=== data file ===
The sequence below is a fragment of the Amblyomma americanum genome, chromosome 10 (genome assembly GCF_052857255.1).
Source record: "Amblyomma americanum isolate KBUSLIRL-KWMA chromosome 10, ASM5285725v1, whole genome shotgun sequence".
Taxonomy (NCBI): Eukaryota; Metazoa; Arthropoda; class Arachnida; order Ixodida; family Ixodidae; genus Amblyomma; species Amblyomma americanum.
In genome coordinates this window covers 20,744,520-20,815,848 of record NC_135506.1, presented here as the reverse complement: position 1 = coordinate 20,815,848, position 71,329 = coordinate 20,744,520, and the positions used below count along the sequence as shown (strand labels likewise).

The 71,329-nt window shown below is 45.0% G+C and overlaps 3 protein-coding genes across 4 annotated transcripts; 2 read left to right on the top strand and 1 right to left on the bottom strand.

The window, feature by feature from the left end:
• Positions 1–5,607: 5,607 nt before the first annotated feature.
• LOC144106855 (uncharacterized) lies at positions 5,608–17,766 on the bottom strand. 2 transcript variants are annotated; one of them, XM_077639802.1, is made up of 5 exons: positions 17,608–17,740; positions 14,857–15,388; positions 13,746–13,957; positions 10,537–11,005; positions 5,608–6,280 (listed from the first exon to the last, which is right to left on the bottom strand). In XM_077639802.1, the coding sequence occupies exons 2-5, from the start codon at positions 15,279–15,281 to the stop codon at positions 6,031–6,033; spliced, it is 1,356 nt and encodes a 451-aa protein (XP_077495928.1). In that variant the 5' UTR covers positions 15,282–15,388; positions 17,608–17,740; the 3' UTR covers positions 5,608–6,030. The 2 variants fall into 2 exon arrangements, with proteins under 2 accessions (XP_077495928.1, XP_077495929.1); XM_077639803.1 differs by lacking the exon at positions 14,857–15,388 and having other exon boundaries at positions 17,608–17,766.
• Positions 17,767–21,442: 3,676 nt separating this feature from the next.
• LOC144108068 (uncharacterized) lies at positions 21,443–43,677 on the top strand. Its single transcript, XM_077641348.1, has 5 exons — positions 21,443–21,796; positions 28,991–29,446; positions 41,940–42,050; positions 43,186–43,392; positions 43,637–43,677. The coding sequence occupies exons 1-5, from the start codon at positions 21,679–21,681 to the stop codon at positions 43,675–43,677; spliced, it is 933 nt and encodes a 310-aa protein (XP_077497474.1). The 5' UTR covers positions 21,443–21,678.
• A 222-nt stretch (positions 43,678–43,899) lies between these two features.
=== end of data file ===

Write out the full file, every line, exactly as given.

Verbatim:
The sequence below is a fragment of the Amblyomma americanum genome, chromosome 10 (genome assembly GCF_052857255.1).
Source record: "Amblyomma americanum isolate KBUSLIRL-KWMA chromosome 10, ASM5285725v1, whole genome shotgun sequence".
Taxonomy (NCBI): Eukaryota; Metazoa; Arthropoda; class Arachnida; order Ixodida; family Ixodidae; genus Amblyomma; species Amblyomma americanum.
In genome coordinates this window covers 20,744,520-20,815,848 of record NC_135506.1, presented here as the reverse complement: position 1 = coordinate 20,815,848, position 71,329 = coordinate 20,744,520, and the positions used below count along the sequence as shown (strand labels likewise).

The 71,329-nt window shown below is 45.0% G+C and overlaps 3 protein-coding genes across 4 annotated transcripts; 2 read left to right on the top strand and 1 right to left on the bottom strand.

The window, feature by feature from the left end:
• Positions 1–5,607: 5,607 nt before the first annotated feature.
• LOC144106855 (uncharacterized) lies at positions 5,608–17,766 on the bottom strand. 2 transcript variants are annotated; one of them, XM_077639802.1, is made up of 5 exons: positions 17,608–17,740; positions 14,857–15,388; positions 13,746–13,957; positions 10,537–11,005; positions 5,608–6,280 (listed from the first exon to the last, which is right to left on the bottom strand). In XM_077639802.1, the coding sequence occupies exons 2-5, from the start codon at positions 15,279–15,281 to the stop codon at positions 6,031–6,033; spliced, it is 1,356 nt and encodes a 451-aa protein (XP_077495928.1). In that variant the 5' UTR covers positions 15,282–15,388; positions 17,608–17,740; the 3' UTR covers positions 5,608–6,030. The 2 variants fall into 2 exon arrangements, with proteins under 2 accessions (XP_077495928.1, XP_077495929.1); XM_077639803.1 differs by lacking the exon at positions 14,857–15,388 and having other exon boundaries at positions 17,608–17,766.
• Positions 17,767–21,442: 3,676 nt separating this feature from the next.
• LOC144108068 (uncharacterized) lies at positions 21,443–43,677 on the top strand. Its single transcript, XM_077641348.1, has 5 exons — positions 21,443–21,796; positions 28,991–29,446; positions 41,940–42,050; positions 43,186–43,392; positions 43,637–43,677. The coding sequence occupies exons 1-5, from the start codon at positions 21,679–21,681 to the stop codon at positions 43,675–43,677; spliced, it is 933 nt and encodes a 310-aa protein (XP_077497474.1). The 5' UTR covers positions 21,443–21,678.
• A 222-nt stretch (positions 43,678–43,899) lies between these two features.